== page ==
In 2019, the UKCAT was renamed UCAT, so if you’re applying for 2020 entry or beyond, you will sit the UCAT. You can read about the switch here.
Please note that this blog is just a guideline and we recommend conducting your own research and contacting the universities themselves before making any significant application decisions.
Scored over 680 in your UKCAT and unsure where to apply? This blog explores your medical school options if you have a great UCAT score!
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If there were a competition for where a UKCAT score is most important, Newcastle would likely take the gold. Newcastle’s application system is very simple, but by no means easy.
Applicants are first screened to ensure they meet the medical school’s academic requirements, and then are ranked on their overall UKCAT score. A set number of applicants from the top of this ranking are then invited to interview. The SJT is not used. The personal statement and reference are not scored – in fact, interviewers are not given access to them before your interview! This means an invite to interview is decided almost entirely by your UKCAT score.
The threshold score needed to secure an interview varies year on year, however in most years applicants have needed a UKCAT score in the top 20% of those sitting the test. For 2018 entry the threshold score was 645, and so just above average. However this is quite an exception, as for 2017 entry this was 667 and for 2016 was 683.
Where this year’s threshold will be is hard to say, but if you find yourself in the top 20% of scores, then Newcastle would be a good option, with an interview almost guaranteed! If you are not in the top 20%, Newcastle is certainly an option, as we can see from the last few years – but there is still some risk involved.
Once you get to interview, offers are decided entirely by performance at interview.
The key thing to remember with Edinburgh’s application system is that they don’t interview. They are the only medical school that doesn’t. If you don’t like interviews then this might sound like good news, however because of this it means the other elements of your application must be really good.
In previous years each element has been allocated points, with applicants ranked on total points. It is likely Edinburgh will continue with this system.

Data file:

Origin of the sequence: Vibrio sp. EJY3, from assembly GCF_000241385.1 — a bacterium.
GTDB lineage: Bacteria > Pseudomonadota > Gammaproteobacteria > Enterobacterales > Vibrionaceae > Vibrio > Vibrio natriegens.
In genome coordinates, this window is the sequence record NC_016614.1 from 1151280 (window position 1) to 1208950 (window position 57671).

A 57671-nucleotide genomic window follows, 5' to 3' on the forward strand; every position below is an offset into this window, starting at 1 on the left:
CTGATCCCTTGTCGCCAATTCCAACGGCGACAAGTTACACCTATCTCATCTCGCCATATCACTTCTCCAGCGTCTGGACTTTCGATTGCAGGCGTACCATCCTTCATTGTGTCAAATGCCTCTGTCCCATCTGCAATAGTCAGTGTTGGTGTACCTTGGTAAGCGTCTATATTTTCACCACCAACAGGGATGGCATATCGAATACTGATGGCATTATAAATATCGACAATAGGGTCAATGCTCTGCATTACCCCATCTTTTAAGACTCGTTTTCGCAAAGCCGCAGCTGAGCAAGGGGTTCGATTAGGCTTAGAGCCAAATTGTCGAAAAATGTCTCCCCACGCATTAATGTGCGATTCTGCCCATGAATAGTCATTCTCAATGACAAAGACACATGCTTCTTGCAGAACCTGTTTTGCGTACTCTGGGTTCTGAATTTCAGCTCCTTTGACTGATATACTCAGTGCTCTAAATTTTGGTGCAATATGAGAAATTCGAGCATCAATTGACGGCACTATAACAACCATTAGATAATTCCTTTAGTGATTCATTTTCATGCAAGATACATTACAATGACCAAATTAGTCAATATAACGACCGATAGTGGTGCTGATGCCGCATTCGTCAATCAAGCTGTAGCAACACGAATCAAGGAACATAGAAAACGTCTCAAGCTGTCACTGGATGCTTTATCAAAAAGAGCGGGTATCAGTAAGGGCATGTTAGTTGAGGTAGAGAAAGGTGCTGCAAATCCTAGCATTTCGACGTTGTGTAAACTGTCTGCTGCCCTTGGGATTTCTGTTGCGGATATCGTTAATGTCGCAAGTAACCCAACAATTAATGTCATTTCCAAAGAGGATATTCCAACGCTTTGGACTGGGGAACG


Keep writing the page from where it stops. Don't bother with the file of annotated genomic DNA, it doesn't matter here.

Your UKCAT score makes up 20% of the application system. All applicants are ranked on their UKCAT and the ranking is then divide into octiles, with each octile allocated a set number of points (the best receiving 8, the second best 7).
Academics makes up the largest component, 50%. This is determined using GCSEs and predicted grades, to score up to 20 points.
Your personal statement and reference are then scored using detailed guidelines to contribute an additional 15%, or 6 points. The final 15% comes from the SJT, giving another 6 points. This is quite a heavy weighting for the SJT, more than most other medical schools. Once all points are allocated, applicants are ranked and offers made based on the rank order. You can find details of points allocation here.
So what do you need to stand a good chance at Edinburgh? This is a very difficult question to answer. Because there are no interviews, we find that candidates who do very well on all components of the application still find it hard to gain an offer, it’s just that competitive! In terms of points, for 2016 entry the lowest score given an offer was 31 out of 40, and 30 for 2015 entry.
For the UKCAT, Edinburgh comments “no applicant is eliminated from selection on the basis of UKCAT score alone” this means there is not cut off, however Edinburgh go onto comment that 75% of offers made are to students into the top two octiles. If you look at the average score of those receiving an offer for 2016 entry, this was 705.5! This means that the majority of those receiving an offer will have a very high UKCAT score, in about the top 20% of applicants.
The lowest UKCAT score given an offer for 2016 entry was 582.5. But with roughly 13 applications per place, there is very little room for weakness with an application. To stand a good chance of receiving an offer one would need to do very well in nearly every part of the application process. In theory, amazing academics and personal statement could make up for a low UKCAT (this was likely the case with the student who scored 582.5), however since most applying will have a high UKCAT this would make a very risky choice even riskier.